Once hazards are identified, there are various methods that can be used to protect employees. These are called hazard controls. Not all controls are equally effective. There is a “hierarchy” of possible solutions. The most effective solutions, at the top of the pyramid, are those that actually remove the hazard. Below are those solutions that only reduce or limit the employee’s exposure. Often a combination of methods is needed to get the best protection.
Remove the hazard
The best way to protect employees from hazards is to remove hazards from the workplace altogether, or at least keep them away from employees. These methods are often called engineering controls. They directly address the hazard and do not depend on employees’ actions to be effective. Employees don’t have to wear special protective gear or take special precautions, because the hazard is gone.
Engineering controls include these methods:
- Redesign the process. For example:
- Replace gasoline motors with electric motors to eliminate exhaust fumes.
- Store supplies near the work, and use hand trucks, to reduce lifting and carrying.
- Use wet methods when grinding, sanding or using other tools to reduce dust levels.
- Substitute safer products for more hazardous ones. For example, use cleaning chemicals that are less toxic or dangerous.
- Keep the hazard away from employees. For example:
- Move noisy equipment away from employees.
- Use glove boxes when handling toxic chemicals.
- Install guards on machines
- Use floor mats in wet or slippery areas.
- Use good ventilation. This removes dust, fumes, etc., from the air that employees breathe.
- Redesign equipment. For example:
- Use smaller and lighter carts that are easier to move for transporting boxes, supplies and other items.
- Use adjustable computer workstations that fit employees’ bodies comfortably.
- Replace old equipment with newer equipment that has better safety features.
Improve work policies and procedures
When the hazard cannot be eliminated altogether, another option is to set rules that will limit employees’ exposure to the danger. These measures are often called administrative controls.
Administrative controls include:
- Rotate employees between a hazardous task and a non-hazardous task so that the length of exposure is reduced.
- Increase the number of breaks to reduce the time of exposure to hazards like working in the hot sun.
- Keep work areas free of clutter and debris.
- Require good housekeeping to reduce the chance of trips and falls, etc.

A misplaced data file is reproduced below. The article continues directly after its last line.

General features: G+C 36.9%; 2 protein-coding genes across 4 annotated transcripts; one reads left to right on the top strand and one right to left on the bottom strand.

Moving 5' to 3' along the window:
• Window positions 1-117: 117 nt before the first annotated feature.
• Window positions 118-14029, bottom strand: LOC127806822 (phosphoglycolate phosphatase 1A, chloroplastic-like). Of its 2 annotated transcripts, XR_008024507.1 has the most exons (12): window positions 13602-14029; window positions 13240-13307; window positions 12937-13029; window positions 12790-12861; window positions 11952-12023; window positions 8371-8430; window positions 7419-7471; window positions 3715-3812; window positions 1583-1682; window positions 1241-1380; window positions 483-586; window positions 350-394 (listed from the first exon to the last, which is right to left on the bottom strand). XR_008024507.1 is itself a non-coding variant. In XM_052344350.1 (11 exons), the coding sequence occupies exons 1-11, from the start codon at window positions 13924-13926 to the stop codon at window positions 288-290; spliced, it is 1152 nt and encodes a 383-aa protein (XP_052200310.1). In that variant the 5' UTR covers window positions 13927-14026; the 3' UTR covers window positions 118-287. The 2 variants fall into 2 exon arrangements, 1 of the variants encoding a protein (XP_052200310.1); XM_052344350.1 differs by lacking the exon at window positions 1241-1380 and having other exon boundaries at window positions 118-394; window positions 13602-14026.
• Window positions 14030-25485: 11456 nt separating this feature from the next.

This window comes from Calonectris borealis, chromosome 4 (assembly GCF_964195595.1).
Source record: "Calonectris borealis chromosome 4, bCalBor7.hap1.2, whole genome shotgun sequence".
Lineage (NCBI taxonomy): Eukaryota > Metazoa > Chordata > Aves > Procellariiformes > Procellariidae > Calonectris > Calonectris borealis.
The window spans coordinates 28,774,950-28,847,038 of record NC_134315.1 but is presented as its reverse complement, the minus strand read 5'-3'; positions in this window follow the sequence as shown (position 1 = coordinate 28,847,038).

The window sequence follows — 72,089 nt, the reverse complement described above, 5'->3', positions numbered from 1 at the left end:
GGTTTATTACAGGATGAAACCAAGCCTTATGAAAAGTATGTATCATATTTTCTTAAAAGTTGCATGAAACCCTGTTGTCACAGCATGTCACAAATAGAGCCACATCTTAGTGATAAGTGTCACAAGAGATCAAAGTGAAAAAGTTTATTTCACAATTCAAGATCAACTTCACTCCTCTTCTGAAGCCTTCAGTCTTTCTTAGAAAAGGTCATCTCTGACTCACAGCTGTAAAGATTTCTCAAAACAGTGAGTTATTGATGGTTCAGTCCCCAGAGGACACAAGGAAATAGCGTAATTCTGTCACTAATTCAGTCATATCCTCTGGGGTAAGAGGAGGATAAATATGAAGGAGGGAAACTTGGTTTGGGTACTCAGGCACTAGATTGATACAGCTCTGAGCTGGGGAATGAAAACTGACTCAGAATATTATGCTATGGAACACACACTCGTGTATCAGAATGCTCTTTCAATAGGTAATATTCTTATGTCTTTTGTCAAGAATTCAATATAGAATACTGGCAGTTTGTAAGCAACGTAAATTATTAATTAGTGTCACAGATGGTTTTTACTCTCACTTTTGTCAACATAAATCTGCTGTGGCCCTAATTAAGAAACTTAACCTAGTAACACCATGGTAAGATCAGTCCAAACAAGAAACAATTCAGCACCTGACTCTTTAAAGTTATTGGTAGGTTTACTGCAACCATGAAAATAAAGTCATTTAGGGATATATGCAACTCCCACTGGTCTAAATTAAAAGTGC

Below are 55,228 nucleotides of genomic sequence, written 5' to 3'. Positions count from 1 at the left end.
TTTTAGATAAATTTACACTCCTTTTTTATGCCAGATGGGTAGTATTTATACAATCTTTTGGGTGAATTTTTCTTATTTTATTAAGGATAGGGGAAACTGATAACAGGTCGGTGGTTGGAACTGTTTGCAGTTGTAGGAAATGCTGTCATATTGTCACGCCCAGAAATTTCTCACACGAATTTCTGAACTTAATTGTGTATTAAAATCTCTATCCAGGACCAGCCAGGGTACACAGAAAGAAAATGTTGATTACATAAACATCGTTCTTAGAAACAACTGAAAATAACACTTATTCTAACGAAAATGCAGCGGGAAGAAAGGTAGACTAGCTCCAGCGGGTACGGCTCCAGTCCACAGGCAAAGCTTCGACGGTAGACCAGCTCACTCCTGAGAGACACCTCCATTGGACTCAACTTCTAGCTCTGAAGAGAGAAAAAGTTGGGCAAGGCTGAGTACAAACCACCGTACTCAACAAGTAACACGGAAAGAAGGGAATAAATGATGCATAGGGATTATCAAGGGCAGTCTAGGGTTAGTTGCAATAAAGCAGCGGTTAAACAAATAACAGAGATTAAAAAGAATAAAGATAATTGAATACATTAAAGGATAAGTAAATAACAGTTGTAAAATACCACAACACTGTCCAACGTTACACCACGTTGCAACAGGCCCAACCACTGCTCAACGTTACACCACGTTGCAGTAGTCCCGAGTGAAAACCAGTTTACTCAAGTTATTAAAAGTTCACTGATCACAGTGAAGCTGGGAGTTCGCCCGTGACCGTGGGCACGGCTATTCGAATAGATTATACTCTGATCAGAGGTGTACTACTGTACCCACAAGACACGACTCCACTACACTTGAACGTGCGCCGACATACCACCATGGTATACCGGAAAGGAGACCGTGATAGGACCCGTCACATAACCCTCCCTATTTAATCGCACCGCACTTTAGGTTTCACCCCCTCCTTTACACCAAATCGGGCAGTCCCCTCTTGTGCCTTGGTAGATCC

- Improve personal hygiene facilities and practices. Provide a way for employees to wash their hands and face before eating and drinking. Prohibit eating in work areas. Set up facilities for showering after the shift, and leaving contaminated clothes at the workplace.
- Provide worker training programs. Increaseemployees’ ability to recognize and evaluate hazards, and to take action to protect themselves.
- Assign enough people to do the job safely.
Provide Personal Protective Equipment
A third method of reducing hazards is to use personal protective equipment (PPE). PPE is worn on the body and protects employees from exposure to a hazard. It includes respirators, gloves, eye protection, earplugs, hard hats, coveralls, and safety shoes. Wear PPE when other methods of hazard control aren’t possible or don’t give enough protection. Try to remove the hazard or change work procedures first.
PPE is usually considered less protective than the other methods because:
- It doesn’t get rid of the hazard itself. It simply reduces the amount of exposure by placing a barrier between the hazard and the worker.
- Workers may not want to wear it because it can be uncomfortable and hot and may make it hard to communicate.
- It has to fit properly to work properly.
- It has to be the right type for the particular hazard, such as the right glove for the chemical being used.
- Workers must be shown how to use it properly.
Use a combination of methods
Sometimes you may need a combination of methods to control a hazard. While engineering controls may be the most effective method, you also need to have training programs and good workplace policies to supplement them. There may also be situations where PPE is essential.
This information was developed for the Taking Action for Safety and Health Program which is administered by the California Commission on Health and Safety and Workers’ Compensation (CHSWC)in the California Department of Industrial Relations, USA, through an interagency agreement with the Labor Occupational Health Program (LOHP) at the University of California, Berkeley, USA. Copyright 2013, Commission on Health and Safety and Workers’ Compensation (CHSWC). All or portions of these materials may be reproduced without permission if used free of charge for educational purposes. Please credit CHSWC and LOHP.
Further information can be obtained from Robin Dewey, Labor Occupational Health Program, University of California Berkeley, firstname.lastname@example.org